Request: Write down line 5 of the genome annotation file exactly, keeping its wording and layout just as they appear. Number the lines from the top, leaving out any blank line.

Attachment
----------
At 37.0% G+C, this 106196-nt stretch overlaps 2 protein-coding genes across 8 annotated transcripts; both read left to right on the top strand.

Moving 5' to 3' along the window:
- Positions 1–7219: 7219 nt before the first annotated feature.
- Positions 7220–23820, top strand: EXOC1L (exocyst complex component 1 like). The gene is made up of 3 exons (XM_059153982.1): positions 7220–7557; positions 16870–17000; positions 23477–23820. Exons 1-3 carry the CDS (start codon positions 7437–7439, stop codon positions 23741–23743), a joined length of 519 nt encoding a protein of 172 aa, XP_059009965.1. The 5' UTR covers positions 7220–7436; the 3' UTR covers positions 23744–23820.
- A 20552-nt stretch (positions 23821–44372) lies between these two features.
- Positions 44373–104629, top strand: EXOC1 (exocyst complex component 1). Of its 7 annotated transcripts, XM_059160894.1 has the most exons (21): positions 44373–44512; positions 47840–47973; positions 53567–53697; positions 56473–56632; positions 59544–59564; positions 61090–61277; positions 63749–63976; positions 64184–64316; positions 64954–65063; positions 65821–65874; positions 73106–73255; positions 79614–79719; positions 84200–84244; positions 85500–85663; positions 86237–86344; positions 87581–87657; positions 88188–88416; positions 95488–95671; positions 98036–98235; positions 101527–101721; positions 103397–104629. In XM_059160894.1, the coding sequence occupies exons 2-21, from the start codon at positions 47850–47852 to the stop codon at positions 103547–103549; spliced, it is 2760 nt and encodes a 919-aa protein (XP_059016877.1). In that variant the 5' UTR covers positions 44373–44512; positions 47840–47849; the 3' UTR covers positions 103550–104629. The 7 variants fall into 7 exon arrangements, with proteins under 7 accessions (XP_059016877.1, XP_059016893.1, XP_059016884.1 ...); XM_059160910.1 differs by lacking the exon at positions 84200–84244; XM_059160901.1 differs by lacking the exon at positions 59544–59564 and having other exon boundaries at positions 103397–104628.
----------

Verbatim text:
- A 20552-nt stretch (positions 23821–44372) lies between these two features.